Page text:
User Configuration -> Policies -> Administrative Templates -> System -> Folder Redirection -> Do not automatically make specific redirected folders available offline.
The reason this is here is because sometimes people don't want to use offline files. In XP environments this was common as XP offlines files were very difficult to manage, not because of the administrator, but because of the limitations built into XP and Server 2003.
Now because sometimes Synchronization doesn't always play ball, even on Windows 7, it is a good idea to allow your users access to the Sync Center area on Control Panel. This is optional, but because offline folders is a user based setting, as an admin you will be prevented by your own restrictions troubleshooting.
So I set the policy in my control panel restrictions to allow this:
User Configuration -> Policies -> Administrative Templates -> Control Panel -> Show Only Specified Control Panel Items -> Add in Microsoft.SyncCenter
For a full list of Windows 7 Canonical Names visit this link: Canonical Names of Control Panel Items (Windows)
Now finally, if you have a migrated environment, it is wise to turn on offline files. By the sounds of things you don't need to do this as you have already seen synchronizations, but for the benefit of others, you need to turn on offline files if in the past you have had them turned off.
Computer Configuration -> Policies -> Administrative Templates -> Network -> Offline Files -> Allow or Disallow use of the Offline Files feature.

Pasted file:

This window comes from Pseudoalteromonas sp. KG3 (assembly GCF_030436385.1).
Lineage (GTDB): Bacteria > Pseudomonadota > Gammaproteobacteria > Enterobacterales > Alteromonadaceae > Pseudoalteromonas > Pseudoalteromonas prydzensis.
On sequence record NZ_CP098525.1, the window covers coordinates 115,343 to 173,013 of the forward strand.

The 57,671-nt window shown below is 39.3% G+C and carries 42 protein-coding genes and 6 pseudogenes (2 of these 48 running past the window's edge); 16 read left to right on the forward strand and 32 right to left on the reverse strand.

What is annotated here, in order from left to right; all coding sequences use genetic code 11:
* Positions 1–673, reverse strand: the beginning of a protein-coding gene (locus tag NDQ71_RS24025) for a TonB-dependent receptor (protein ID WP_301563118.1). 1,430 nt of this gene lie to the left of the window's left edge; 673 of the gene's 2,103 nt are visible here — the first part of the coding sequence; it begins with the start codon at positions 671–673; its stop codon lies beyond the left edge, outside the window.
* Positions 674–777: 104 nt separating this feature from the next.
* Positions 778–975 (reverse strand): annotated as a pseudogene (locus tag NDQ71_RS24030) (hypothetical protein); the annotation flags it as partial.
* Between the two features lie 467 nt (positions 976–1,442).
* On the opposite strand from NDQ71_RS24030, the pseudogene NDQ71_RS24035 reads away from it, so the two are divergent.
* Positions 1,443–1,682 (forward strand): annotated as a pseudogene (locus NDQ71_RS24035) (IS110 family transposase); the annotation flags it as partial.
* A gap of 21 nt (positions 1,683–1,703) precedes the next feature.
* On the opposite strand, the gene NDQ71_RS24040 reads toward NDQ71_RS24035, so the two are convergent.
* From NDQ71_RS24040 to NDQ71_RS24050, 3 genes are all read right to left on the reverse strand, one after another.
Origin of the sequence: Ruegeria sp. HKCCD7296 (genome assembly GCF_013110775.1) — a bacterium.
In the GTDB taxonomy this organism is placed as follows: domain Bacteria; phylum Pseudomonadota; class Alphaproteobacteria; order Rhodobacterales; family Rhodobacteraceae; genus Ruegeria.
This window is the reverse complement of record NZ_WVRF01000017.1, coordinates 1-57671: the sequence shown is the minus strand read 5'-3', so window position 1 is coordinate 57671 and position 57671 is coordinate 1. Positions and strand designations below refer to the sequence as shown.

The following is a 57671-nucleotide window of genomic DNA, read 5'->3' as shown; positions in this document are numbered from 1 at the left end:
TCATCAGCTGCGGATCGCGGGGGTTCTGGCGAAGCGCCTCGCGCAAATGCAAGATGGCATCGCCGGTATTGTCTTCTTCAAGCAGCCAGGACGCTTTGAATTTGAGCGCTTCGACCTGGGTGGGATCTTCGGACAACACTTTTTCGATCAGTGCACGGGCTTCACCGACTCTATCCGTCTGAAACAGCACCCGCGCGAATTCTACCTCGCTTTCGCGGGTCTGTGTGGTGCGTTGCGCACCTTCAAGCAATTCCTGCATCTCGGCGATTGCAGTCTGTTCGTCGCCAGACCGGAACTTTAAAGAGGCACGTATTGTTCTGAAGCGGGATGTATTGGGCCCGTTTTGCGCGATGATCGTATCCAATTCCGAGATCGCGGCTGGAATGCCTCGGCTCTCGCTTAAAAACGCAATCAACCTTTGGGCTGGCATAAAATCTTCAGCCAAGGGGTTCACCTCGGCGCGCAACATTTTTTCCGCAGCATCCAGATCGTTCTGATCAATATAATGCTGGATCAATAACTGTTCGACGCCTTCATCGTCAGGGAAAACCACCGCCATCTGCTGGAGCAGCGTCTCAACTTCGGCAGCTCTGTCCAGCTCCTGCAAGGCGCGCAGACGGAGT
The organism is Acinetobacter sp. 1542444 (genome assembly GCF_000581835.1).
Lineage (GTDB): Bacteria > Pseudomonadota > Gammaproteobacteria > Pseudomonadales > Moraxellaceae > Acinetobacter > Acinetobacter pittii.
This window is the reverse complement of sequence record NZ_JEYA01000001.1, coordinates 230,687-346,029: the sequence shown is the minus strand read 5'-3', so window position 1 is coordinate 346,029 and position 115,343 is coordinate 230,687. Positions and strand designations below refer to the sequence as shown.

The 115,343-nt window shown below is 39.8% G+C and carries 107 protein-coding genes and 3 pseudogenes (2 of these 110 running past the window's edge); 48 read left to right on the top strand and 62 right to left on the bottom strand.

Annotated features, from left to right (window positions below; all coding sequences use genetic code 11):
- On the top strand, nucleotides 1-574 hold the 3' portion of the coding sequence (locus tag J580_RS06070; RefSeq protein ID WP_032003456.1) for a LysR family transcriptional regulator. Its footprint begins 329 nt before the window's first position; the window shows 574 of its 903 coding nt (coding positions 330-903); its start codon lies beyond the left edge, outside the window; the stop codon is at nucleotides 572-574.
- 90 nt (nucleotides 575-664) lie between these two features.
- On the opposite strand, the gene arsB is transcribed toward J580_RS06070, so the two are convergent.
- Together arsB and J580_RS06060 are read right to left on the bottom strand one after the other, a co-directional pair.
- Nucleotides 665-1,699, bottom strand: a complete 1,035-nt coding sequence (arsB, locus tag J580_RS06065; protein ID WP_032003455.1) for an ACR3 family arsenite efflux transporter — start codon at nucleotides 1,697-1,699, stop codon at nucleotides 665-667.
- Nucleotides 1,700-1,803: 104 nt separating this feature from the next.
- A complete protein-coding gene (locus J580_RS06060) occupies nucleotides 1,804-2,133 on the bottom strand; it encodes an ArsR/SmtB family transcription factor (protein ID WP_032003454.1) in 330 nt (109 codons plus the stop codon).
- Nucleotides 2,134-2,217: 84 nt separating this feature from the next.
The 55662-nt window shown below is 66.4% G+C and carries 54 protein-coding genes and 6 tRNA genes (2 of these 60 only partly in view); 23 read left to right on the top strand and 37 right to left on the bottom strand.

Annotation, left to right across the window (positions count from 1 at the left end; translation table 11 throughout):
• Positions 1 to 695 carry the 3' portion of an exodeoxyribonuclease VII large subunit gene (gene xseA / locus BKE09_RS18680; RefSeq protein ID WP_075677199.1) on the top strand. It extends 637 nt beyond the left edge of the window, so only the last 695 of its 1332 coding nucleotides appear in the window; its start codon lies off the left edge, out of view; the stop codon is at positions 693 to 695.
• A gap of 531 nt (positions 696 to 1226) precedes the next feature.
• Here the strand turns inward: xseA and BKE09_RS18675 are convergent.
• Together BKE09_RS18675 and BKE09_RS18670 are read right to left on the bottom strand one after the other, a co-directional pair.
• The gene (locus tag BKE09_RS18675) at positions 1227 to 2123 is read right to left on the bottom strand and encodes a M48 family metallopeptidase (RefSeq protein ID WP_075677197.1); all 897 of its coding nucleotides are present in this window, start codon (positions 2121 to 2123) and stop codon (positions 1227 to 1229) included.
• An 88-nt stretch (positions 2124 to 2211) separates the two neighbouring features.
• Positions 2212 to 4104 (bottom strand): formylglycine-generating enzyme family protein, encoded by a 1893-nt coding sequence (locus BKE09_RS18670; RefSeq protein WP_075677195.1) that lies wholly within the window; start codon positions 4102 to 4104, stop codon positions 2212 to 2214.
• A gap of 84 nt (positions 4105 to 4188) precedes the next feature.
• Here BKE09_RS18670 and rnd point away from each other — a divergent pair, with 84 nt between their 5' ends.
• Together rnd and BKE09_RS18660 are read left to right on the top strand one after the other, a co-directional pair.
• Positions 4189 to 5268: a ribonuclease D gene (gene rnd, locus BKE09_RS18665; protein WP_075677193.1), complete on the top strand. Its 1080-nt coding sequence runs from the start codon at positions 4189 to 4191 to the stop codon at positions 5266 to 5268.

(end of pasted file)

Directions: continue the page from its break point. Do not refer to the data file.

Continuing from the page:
Set to Enable.
This is always a good on or off switch you can use if you only want Synchronization on certain machines. So you say if you are a laptop, turn on offline files, if you are a desktop turn it off.
My environment I live the Microsoft Dream and have a 1:1 ratio of laptops to students and 1:1 of desktops/laptops to staff. So I have it all turned on because no computer is shared.
Offline files is good to turn off for shared machines. If a desktop is allocated to an individual, it is good to have on because if the server's go down, they can continue to work from their offline files cache, another safety net for you.
Essentially, for my documents synchronization you are all done from here. There is no need to really play with anything else.
What if what I want sync'd is not in their documents?
This is when you can use the policy Administratively assign Offline Files.
User Configuration -> Policies -> Administrative Templates -> Network -> Offline Files -> Specify Administratively assigned offline files.
Here you can specify a file using a unc path (\\servername\share\file). I use this for a certain file for a certain application. Meaning when offline they can still receive the settings I set server side. Clever stuff, but all optional.
Within this same location is where you can specify if you want to encrypt etc. I'm confident you can read a list, so i'll let you have a ganders there. :)
I hope this helps you all out with your issues mate and I hope this answers a few questions for those just curious.
Any other questions, by all means, that is what a forum is for.